But temperatures much lower than this, or prolonged periods of cold, will make the foliage curl.
Make sure your plant isn’t sitting in a draughty spot, and move it away from the window if there’s any risk of frost.
Lack of light
If the curling isn’t just at the leaf edges, but instead the whole leaves are growing upwards, this points to a problem with light.
Do the stems look leggy and long, like they are reaching up for light? The plant should be quite compact and tightly packed, but if it appears splayed with very visible long stems, it’s likely it’s seeking out more light.
African violets like bright indirect light, so ideally choose an east or south facing window in summer, and west in winter.
Protect them from very strong direct sunlight which can scorch their leaves.
Rotate the plant regularly (a 90 degree turn about once a week) to make sure all leaves are getting a good amount of light. This will keep the shape even and symmetrical.
Occasionally, it could be that mite infestation is causing the leaf curl. Unfortunately the cyclamen mites that affect African violets (Steneotarsonemus pallidus) are too small to see with the naked eye.
As well as curling leaves, look for signs of damage/stunting of new leaves in the central crown, which indicates the presence of mites.
You might also notice these new leaves are fuzzier, which can make them look more grey in colour.
If mites seem the likely culprit, you can treat them with a purpose-made houseplant insecticide (miticide) spray.
Alongside spraying the plant, contain the infestation by keeping it well away from healthy plants and washing your hands after touching it.
3. My African violet leaves are turning white
If the plant has developed a powdery white coating on the leaves, it’s most likely to be powdery mildew. Often insect-borne, this fungal disease thrives in high humidity and poor air circulation.
As long as only a few leaves are affected, treat the plant by cutting out the discoloured leaves with a clean knife, reducing humidity around the plant and improving air flow.
Removing affected leaves will also help air flow by making the plant less compact and crowded.
You can also spray the plant with a fungicide to treat and prevent future infections. However, if all the foliage has signs of infection, it may be beyond saving.
Time to go plant shopping!
Too much direct light can cause leaf bleaching. These plants prefer indirect or filtered light. Excessive sunlight can damage chlorophyll production and make leaves turn white.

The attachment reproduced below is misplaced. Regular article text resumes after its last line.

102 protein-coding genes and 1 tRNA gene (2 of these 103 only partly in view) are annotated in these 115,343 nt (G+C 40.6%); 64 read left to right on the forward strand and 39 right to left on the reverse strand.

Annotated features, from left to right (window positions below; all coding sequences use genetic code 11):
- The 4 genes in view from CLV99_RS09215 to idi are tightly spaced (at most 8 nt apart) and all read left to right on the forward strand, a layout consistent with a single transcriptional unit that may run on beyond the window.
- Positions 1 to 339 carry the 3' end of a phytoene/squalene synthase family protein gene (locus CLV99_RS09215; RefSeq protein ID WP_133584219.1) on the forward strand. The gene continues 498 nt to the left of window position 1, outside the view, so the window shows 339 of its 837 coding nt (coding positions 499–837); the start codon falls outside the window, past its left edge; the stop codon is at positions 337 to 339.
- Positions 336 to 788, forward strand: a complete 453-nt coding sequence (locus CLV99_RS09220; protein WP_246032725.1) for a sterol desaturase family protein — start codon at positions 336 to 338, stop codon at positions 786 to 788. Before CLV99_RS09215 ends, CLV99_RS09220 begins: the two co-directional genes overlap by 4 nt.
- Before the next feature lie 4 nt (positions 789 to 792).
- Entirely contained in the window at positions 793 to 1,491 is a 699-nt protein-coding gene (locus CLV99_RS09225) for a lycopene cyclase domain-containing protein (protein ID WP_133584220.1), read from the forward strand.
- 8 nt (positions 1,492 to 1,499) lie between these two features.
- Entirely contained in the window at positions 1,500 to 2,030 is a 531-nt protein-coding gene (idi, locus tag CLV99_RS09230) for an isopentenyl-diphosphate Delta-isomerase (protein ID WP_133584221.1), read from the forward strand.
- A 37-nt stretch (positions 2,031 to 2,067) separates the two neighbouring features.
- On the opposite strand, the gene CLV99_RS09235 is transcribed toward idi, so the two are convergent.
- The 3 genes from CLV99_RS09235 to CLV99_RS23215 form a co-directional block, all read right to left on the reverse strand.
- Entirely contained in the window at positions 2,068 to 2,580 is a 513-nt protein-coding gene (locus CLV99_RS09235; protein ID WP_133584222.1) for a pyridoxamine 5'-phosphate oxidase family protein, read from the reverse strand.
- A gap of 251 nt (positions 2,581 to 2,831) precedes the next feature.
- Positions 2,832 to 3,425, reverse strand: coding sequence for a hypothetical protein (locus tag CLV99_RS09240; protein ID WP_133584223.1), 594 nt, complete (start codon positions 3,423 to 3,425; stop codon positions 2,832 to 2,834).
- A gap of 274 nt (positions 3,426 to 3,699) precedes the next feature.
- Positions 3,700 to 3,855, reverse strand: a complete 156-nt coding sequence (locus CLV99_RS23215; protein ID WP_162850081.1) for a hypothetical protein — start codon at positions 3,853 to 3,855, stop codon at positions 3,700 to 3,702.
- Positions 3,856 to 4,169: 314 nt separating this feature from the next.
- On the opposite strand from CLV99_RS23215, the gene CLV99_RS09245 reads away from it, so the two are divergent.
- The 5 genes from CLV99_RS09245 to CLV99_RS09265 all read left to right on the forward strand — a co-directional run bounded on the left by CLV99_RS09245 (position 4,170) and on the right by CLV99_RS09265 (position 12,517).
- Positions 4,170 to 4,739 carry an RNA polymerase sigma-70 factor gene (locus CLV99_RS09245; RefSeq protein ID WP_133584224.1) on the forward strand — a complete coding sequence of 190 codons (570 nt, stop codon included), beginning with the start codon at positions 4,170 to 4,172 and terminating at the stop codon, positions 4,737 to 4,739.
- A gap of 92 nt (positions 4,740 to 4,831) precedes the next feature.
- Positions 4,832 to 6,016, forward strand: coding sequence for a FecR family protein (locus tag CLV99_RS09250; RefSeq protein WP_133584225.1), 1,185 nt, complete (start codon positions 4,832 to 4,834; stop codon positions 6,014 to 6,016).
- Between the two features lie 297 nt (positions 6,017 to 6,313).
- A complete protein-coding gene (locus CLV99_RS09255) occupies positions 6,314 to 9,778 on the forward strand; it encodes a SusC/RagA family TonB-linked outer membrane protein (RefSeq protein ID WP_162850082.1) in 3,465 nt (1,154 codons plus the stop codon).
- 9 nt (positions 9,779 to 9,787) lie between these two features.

To help you diagnose it, look for signs of leaf scorching (yellowing edges and sometimes small holes) which also point to too much direct light.
Move it to a spot where it won’t be exposed to bright direct sunlight and new growth should come through green.
Spontaneous genetic mutation
If the growing conditions are fine, but newly grown leaves are emerging white or mottled/variegated, the discolouration could be down to a spontaneous mutation.
These white leaves will need more light than unaffected foliage as they have less chlorophyll, so cannot produce as much energy.
If you don’t like the look of the white leaves, or prefer more uniform colouring, keep the plant in lower light and it will grow new green growth to compensate.
You can then snip off the white leaves to bring it back to its former glory.
4. My African violet leaves are turning pale green
Too much light
Like whitening leaves, pale green leaves on an African violet are most likely down to too much direct sunlight.
It’s not always the case that leaves bleach completely with an excess of light. If the chlorophyll damage isn’t so severe, leaves will fade less dramatically to a light, insipid green.
Notice where your plant is sat. Does too much direct light seem likely? Move it to a spot with filtered or indirect light. Over time it should put on new dark green growth.
5. My African violet leaves are turning yellow
Dry air is a frequent cause of leaf yellowing in African violets. These plants love high humidity, so air that’s very dry (i.e. in centrally heated rooms) can make leaves look parched.
Every couple of days, carefully mist your plant with room temperature water using a very fine spray. Make sure the plant is out of direct sunshine to avoid leaf scorch.